The sixth plaque was erected in September 2010 at Broad Dene in Hill Road. Walter Tyndale was born and brought up in the medieval town of Bruges in Belgium, and trained initially at the "Bruges Academy of Art". When he was 16, his family returned to England, settling in Bath in Somerset for several years. At the age of 18, he returned to Belgium, 3 years later returning to England in order to make a living from his art. He painted portraits and genre works in oils, and first exhibited at The Royal Academy with a portrait of Sarah Bernhardt. Financially aided by a number of commissions to paint deceased people from photographs he was soon able to marry.
Settling in Haslemere, Tyndale started to give painting lessons. One day, visiting a new pupil, a young lady, he was asked to teach her to draw a landscape using water colours. He never touched oil again, and switched to landscapes, the medium for which he became known. He travelled extensively through Europe, Japan, North Africa and the Middle East to produce works for a number of illustrated guides. He also painted landscapes and buildings in the West of England, some of which had inspired Thomas Hardy's "Wessex" novels. Some of these locations were suggested by Hardy himself, who praised the "fidelity, both in form and colour" of Tyndale's work.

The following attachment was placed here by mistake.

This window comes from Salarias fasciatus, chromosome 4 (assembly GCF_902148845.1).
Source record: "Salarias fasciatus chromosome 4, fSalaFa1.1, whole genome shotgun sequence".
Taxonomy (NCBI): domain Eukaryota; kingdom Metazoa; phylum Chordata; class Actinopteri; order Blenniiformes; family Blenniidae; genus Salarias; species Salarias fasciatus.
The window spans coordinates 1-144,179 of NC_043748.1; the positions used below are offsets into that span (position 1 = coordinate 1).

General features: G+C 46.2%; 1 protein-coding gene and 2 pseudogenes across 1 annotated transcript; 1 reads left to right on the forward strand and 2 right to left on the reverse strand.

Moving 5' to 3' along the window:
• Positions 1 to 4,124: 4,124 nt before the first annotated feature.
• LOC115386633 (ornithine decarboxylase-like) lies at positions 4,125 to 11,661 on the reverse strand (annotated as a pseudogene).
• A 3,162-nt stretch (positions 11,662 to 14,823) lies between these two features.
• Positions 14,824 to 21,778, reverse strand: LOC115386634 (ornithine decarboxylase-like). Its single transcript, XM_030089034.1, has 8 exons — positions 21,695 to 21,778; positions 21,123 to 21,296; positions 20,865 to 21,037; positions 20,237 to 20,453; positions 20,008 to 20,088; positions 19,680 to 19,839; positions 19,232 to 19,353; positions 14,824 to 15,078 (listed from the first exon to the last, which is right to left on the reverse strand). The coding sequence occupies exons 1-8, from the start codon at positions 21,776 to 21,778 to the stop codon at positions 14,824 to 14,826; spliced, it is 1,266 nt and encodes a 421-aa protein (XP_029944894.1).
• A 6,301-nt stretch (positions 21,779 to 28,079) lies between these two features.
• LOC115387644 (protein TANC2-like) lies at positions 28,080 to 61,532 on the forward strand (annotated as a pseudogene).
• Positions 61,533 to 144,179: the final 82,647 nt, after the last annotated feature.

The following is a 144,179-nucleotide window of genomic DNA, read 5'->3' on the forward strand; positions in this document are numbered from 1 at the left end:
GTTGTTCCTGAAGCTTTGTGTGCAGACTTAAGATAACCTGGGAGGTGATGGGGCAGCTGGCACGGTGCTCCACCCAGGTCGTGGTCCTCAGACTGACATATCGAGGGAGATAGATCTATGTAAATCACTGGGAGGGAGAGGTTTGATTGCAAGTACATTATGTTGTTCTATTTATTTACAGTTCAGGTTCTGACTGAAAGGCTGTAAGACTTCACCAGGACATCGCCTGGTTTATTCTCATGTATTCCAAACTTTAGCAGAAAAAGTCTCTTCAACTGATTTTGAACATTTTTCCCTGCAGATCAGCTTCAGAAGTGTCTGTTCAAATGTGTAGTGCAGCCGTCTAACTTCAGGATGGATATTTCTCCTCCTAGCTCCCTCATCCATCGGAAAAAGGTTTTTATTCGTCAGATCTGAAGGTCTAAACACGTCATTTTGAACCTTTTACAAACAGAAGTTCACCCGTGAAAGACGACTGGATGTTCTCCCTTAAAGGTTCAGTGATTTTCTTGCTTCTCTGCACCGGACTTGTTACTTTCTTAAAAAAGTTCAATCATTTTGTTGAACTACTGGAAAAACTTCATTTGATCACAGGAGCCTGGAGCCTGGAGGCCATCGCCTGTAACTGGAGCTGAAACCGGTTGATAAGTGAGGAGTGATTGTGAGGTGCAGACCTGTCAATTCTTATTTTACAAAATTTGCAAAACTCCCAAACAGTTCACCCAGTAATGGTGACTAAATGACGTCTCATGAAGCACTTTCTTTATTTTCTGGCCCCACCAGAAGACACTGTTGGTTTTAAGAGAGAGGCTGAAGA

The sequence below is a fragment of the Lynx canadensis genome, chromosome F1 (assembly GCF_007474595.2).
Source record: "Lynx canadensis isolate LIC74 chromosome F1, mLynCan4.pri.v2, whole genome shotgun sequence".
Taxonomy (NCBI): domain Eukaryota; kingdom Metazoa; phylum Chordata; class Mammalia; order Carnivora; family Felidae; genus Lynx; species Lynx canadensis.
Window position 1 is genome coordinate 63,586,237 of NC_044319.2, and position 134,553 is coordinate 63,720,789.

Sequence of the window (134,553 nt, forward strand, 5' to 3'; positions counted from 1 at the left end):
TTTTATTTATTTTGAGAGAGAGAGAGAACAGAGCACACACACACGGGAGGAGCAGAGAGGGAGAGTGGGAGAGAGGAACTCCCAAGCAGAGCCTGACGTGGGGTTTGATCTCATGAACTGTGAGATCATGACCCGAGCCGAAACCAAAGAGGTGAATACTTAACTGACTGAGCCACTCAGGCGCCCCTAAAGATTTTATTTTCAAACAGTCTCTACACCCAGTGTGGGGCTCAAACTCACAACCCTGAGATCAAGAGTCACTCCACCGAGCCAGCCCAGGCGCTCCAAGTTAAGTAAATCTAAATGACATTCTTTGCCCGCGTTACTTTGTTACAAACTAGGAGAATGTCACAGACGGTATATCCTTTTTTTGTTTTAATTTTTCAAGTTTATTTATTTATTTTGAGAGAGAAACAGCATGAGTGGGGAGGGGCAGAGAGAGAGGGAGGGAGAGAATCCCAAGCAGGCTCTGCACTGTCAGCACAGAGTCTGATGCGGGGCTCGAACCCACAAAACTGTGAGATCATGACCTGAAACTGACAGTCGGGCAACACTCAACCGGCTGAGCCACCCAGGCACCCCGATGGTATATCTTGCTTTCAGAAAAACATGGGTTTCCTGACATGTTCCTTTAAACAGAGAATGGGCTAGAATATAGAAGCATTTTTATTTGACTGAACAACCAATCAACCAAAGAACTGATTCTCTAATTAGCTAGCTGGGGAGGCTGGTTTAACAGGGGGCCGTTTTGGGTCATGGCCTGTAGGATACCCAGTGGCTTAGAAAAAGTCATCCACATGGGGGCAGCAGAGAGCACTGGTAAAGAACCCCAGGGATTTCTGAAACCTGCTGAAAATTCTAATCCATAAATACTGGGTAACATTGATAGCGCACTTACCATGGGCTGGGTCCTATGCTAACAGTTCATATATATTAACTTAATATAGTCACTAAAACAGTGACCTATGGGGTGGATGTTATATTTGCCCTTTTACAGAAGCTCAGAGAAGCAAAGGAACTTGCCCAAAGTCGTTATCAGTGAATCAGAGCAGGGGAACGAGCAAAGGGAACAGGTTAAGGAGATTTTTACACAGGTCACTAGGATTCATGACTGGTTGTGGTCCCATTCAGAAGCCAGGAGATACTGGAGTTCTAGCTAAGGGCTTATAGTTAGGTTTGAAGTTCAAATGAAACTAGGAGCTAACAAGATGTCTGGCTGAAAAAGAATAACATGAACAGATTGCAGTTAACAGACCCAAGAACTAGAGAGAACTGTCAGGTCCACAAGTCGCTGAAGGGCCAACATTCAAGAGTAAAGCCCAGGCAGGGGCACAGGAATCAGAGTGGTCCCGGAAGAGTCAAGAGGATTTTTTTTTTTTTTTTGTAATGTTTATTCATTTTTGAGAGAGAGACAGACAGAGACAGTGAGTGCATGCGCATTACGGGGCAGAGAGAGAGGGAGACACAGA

Tyndale was one of the first illustrators to benefit from new developments in colour printing in the early 20th century, which led to a surge in demand for illustrations for travel books. He wrote and illustrated several volumes as well as providing pictures for other authors.
Tyndale was a founding member of the "Haslemere Art Society" and president from 1930 until 1932.
During the First World War, he held a commission as a member of the military censorship staff in Le Havre, later Boulogne.
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Click here for the Haslemere Society Blue Plaque leaflet on Broad Dene.